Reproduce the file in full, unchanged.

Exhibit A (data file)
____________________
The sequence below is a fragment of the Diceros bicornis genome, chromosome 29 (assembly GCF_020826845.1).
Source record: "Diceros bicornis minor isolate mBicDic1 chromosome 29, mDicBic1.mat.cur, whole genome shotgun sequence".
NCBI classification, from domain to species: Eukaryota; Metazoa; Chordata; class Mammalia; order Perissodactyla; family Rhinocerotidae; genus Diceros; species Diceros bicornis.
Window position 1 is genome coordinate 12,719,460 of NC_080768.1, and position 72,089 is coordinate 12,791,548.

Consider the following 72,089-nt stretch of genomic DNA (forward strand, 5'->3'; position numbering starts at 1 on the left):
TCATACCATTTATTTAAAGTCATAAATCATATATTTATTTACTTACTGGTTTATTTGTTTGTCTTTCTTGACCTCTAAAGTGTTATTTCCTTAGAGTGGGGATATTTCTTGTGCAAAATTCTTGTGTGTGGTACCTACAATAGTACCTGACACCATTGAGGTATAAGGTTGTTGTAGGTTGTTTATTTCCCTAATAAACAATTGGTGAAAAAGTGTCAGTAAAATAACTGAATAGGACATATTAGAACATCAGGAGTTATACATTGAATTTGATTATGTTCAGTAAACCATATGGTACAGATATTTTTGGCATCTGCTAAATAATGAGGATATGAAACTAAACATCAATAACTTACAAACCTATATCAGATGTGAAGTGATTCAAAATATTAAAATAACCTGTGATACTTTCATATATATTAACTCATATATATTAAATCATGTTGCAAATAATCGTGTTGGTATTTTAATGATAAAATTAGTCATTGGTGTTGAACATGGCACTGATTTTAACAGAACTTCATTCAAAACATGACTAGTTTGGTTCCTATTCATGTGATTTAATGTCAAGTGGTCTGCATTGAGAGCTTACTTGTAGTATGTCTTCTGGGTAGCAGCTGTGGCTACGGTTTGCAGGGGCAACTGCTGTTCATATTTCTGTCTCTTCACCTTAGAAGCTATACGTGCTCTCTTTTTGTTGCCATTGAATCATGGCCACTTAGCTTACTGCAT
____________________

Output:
The sequence below is a fragment of the Diceros bicornis genome, chromosome 29 (assembly GCF_020826845.1).
Source record: "Diceros bicornis minor isolate mBicDic1 chromosome 29, mDicBic1.mat.cur, whole genome shotgun sequence".
NCBI classification, from domain to species: Eukaryota; Metazoa; Chordata; class Mammalia; order Perissodactyla; family Rhinocerotidae; genus Diceros; species Diceros bicornis.
Window position 1 is genome coordinate 12,719,460 of NC_080768.1, and position 72,089 is coordinate 12,791,548.

Consider the following 72,089-nt stretch of genomic DNA (forward strand, 5'->3'; position numbering starts at 1 on the left):
TCATACCATTTATTTAAAGTCATAAATCATATATTTATTTACTTACTGGTTTATTTGTTTGTCTTTCTTGACCTCTAAAGTGTTATTTCCTTAGAGTGGGGATATTTCTTGTGCAAAATTCTTGTGTGTGGTACCTACAATAGTACCTGACACCATTGAGGTATAAGGTTGTTGTAGGTTGTTTATTTCCCTAATAAACAATTGGTGAAAAAGTGTCAGTAAAATAACTGAATAGGACATATTAGAACATCAGGAGTTATACATTGAATTTGATTATGTTCAGTAAACCATATGGTACAGATATTTTTGGCATCTGCTAAATAATGAGGATATGAAACTAAACATCAATAACTTACAAACCTATATCAGATGTGAAGTGATTCAAAATATTAAAATAACCTGTGATACTTTCATATATATTAACTCATATATATTAAATCATGTTGCAAATAATCGTGTTGGTATTTTAATGATAAAATTAGTCATTGGTGTTGAACATGGCACTGATTTTAACAGAACTTCATTCAAAACATGACTAGTTTGGTTCCTATTCATGTGATTTAATGTCAAGTGGTCTGCATTGAGAGCTTACTTGTAGTATGTCTTCTGGGTAGCAGCTGTGGCTACGGTTTGCAGGGGCAACTGCTGTTCATATTTCTGTCTCTTCACCTTAGAAGCTATACGTGCTCTCTTTTTGTTGCCATTGAATCATGGCCACTTAGCTTACTGCAT